Roger Federer entered the St Jakobshalle arena to the sort of raucous ovation reserved for those walking to the ring on big fight nights in Las Vegas. Basel is his home town and he will always be regarded here as the heavyweight champion of tennis regardless of the body of evidence that suggests he is a man taking a mandatory standing count.
In these past months, he has been the victim of a series of blows to his game — and his vanity — from previously unrecognised players such as Sergiy Stakhovsky at Wimbledon, Federico Delbonis and Daniel Brands in Hamburg and Gstaad respectively and from Tommy Robredo at the US Open.
Last night Federer narrowly dodged another knock-out punch. He survived a mammoth fright before salving his own nerves, and that of the crowd, by defeating 23-year-old Canadian Vasek Pospisil 6-3, 6-7, 7-5.
He took an emotional curtain call but it was one laced with relief as he thanked his supporters. Federer will this afternoon attempt to win just his second ATP title of the year when he meets Juan Martin del Potro in the final of the Swiss Indoor tournament.
‘After these results, there are more ways for people to attack you, more questions to face,’ he admitted. ‘People have been telling me to retire for the past four years, since I won the French Open [the last major that eluded him].
‘I have spent most of my life in the news and I have had to deal with tough questions for the last 15 years.’
At 32, the passing years and onset of injuries, have become a wearying reminder of the toll demanded of the man widely acknowledged as the greatest player in tennis history, as he readies himself, barring freak results in Paris this week, to take his place in the eight-man showdown at the Barclays ATP World Tour Finals, which start at the 02 Arena in London in eight days’ time.
No one has won this prestigious year-end event more times than Federer, a six times champion since he first qualified to compete in 2002. That proud record is his shield and his armour, to deflect the harshest criticism as he said, defiantly yesterday: ‘What’s being said about me by so-called experts is not something I can control. I can go to London with a lot of confidence and the feeling I can do something great there again. I don’t want only to participate, to lose three in a row in my group matches.’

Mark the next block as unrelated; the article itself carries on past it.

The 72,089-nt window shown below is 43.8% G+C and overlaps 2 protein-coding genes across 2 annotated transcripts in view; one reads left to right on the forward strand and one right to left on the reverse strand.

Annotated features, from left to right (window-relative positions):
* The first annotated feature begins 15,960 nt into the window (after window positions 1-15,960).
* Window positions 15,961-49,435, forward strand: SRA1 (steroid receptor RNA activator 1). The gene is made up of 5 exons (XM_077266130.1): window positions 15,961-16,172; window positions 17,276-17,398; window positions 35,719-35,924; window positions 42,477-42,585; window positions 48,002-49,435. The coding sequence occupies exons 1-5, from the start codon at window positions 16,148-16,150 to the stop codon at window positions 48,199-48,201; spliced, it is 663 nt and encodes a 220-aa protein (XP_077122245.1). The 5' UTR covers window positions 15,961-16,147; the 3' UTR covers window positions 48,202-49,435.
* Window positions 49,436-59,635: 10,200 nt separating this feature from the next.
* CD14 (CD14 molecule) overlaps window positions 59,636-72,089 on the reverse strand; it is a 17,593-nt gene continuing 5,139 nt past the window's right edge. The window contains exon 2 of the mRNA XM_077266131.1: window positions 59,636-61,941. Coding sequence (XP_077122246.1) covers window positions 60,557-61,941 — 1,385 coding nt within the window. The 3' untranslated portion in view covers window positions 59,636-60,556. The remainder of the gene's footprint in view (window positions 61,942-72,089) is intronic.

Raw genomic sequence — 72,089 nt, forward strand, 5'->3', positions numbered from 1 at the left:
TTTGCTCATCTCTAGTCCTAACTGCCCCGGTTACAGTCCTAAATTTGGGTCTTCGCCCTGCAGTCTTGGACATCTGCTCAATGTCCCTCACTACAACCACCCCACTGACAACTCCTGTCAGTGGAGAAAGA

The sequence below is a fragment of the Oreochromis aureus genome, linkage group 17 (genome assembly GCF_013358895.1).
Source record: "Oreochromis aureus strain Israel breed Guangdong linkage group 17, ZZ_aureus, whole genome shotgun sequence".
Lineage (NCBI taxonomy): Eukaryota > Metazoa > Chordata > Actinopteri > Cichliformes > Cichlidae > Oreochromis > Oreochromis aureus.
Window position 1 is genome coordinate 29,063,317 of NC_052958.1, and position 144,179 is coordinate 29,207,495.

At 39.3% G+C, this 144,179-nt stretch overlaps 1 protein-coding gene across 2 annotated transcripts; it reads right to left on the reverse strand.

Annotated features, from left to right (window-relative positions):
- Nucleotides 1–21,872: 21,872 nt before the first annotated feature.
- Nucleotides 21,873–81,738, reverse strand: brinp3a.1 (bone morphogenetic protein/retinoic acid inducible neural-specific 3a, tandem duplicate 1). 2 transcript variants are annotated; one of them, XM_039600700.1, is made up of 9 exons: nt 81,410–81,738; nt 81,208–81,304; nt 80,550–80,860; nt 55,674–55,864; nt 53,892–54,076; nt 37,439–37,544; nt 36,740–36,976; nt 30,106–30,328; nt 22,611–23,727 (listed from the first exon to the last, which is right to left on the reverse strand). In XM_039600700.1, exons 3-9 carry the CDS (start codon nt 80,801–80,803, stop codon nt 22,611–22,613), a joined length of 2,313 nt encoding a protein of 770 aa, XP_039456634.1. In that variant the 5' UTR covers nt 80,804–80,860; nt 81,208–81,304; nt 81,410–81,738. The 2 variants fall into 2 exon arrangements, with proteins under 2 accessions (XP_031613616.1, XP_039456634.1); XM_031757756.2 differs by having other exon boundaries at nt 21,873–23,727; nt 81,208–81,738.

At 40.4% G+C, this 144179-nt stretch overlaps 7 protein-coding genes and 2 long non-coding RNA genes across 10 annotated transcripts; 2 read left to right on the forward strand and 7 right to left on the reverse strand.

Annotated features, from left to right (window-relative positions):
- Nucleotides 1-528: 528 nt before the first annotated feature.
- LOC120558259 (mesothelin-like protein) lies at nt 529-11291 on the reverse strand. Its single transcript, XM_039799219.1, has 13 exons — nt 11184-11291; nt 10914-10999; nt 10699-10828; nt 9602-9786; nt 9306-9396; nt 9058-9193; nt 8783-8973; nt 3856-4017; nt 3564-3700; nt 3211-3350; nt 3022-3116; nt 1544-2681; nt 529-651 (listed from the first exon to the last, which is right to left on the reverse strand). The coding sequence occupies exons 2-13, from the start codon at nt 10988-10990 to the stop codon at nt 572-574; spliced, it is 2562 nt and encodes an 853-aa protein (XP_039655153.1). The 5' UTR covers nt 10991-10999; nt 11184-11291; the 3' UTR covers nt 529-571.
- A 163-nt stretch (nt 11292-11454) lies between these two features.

Yet there is a cold reality that cannot be ignored. Federer has fallen to No6 in the world and for the second time in three seasons he has failed to win a major title. Can he ever again withstand the force of Novak Djokovic, Rafael Nadal or Andy Murray when, in all probability, he would need to beat two of them, to win another Grand Slam?
Some argue that an arduous tour of exhibition matches in South America at the end of 2012, in exchange for an estimated $12million in appearance fees, compromised his usual training pattern, which cost him dear this year. Federer claimed he wanted to reach a new audience, but he did reject all overtures of undertaking another hugely rewarding tour next month to concentrate on preparing for the Australian Open in January.
Last week, Australian legend Rod Laver refused to discount the possibility of Federer winning an 18th Grand Slam title at Melbourne. ‘You might be surprised when you look at the champion of the next Australian Open,’ said Laver. ‘It might be Roger. You don’t have to win all the points to be champion, just the right ones.’
Undoubtedly, Federer was relieved to attract such distinguished support in these troubled times. ‘It’s good to know Rod still believes in me,’ said Federer, whose wealth is estimated to total $180m.
This afternoon money will be far from his mind as Federer steps out at the St Jakobshalle, a 9,200 capacity arena, where he had been a ball boy as he grew up in the family home within walking distance of the stadium. Never has Federer felt more in need of the affection of the local public, who do not judge him on the results of one wretched year.
‘I have felt the public behind me here all week, because my matches don’t finish 6-2, 6-2 any more,’ he said.
As midnight approached on Friday, a crowd of almost 100 people waited patiently outside the arena for Federer, who had beaten ‘Baby Fed’ Dimitrov more than two hours earlier. Federer posed for photographs and signed autographs as though it was still a novelty.
Del Potro is a step up in class for him today, having beaten the former No1 last year. ‘Perhaps it is Roger’s chance for revenge, but it’s a pleasure to play the man who has made the biggest history in this sport,’ said Del Potro.
At least Federer feels he can trust his body again. ‘I just couldn’t play the tennis I wanted for a lot of the time this year, because I was physically limited,’ he said. ‘I played subdued tennis. I can now run after every ball.’
Despite moving away, Federer has never forgotten his roots and for the six years he has won this title he has shared pizza with the ball boys afterwards. He would like nothing more than to repeat the tradition today. Federer insists he can still punch his weight. – Mail On Sunday